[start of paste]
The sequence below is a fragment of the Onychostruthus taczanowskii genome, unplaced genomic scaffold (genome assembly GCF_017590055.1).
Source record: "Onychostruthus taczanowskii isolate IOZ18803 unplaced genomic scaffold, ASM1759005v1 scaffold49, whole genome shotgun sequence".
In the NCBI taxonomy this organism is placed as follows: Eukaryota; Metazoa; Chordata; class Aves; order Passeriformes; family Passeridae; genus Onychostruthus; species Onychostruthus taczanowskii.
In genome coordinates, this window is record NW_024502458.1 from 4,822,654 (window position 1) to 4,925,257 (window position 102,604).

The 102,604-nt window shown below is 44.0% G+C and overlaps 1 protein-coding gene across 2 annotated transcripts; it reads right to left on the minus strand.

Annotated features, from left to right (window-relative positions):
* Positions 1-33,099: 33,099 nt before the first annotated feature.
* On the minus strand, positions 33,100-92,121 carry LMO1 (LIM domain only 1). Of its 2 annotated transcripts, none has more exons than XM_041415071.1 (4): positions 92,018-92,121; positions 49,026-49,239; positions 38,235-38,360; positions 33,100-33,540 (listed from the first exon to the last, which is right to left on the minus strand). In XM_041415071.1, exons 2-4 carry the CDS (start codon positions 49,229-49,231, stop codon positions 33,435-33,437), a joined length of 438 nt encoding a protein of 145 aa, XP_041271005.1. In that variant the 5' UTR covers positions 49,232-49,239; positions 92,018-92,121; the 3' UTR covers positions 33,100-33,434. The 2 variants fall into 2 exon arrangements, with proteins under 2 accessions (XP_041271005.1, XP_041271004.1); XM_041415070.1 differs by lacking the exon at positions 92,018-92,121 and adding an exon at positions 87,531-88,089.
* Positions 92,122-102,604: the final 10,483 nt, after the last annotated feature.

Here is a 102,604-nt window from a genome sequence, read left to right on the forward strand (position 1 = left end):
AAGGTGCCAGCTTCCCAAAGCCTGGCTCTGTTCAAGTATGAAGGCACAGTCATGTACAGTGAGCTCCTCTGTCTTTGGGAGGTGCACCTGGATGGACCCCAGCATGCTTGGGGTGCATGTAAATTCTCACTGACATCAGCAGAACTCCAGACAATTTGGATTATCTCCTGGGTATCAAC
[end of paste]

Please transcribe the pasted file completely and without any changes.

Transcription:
The sequence below is a fragment of the Onychostruthus taczanowskii genome, unplaced genomic scaffold (genome assembly GCF_017590055.1).
Source record: "Onychostruthus taczanowskii isolate IOZ18803 unplaced genomic scaffold, ASM1759005v1 scaffold49, whole genome shotgun sequence".
In the NCBI taxonomy this organism is placed as follows: Eukaryota; Metazoa; Chordata; class Aves; order Passeriformes; family Passeridae; genus Onychostruthus; species Onychostruthus taczanowskii.
In genome coordinates, this window is record NW_024502458.1 from 4,822,654 (window position 1) to 4,925,257 (window position 102,604).

The 102,604-nt window shown below is 44.0% G+C and overlaps 1 protein-coding gene across 2 annotated transcripts; it reads right to left on the minus strand.

Annotated features, from left to right (window-relative positions):
* Positions 1-33,099: 33,099 nt before the first annotated feature.
* On the minus strand, positions 33,100-92,121 carry LMO1 (LIM domain only 1). Of its 2 annotated transcripts, none has more exons than XM_041415071.1 (4): positions 92,018-92,121; positions 49,026-49,239; positions 38,235-38,360; positions 33,100-33,540 (listed from the first exon to the last, which is right to left on the minus strand). In XM_041415071.1, exons 2-4 carry the CDS (start codon positions 49,229-49,231, stop codon positions 33,435-33,437), a joined length of 438 nt encoding a protein of 145 aa, XP_041271005.1. In that variant the 5' UTR covers positions 49,232-49,239; positions 92,018-92,121; the 3' UTR covers positions 33,100-33,434. The 2 variants fall into 2 exon arrangements, with proteins under 2 accessions (XP_041271005.1, XP_041271004.1); XM_041415070.1 differs by lacking the exon at positions 92,018-92,121 and adding an exon at positions 87,531-88,089.
* Positions 92,122-102,604: the final 10,483 nt, after the last annotated feature.

Here is a 102,604-nt window from a genome sequence, read left to right on the forward strand (position 1 = left end):
AAGGTGCCAGCTTCCCAAAGCCTGGCTCTGTTCAAGTATGAAGGCACAGTCATGTACAGTGAGCTCCTCTGTCTTTGGGAGGTGCACCTGGATGGACCCCAGCATGCTTGGGGTGCATGTAAATTCTCACTGACATCAGCAGAACTCCAGACAATTTGGATTATCTCCTGGGTATCAAC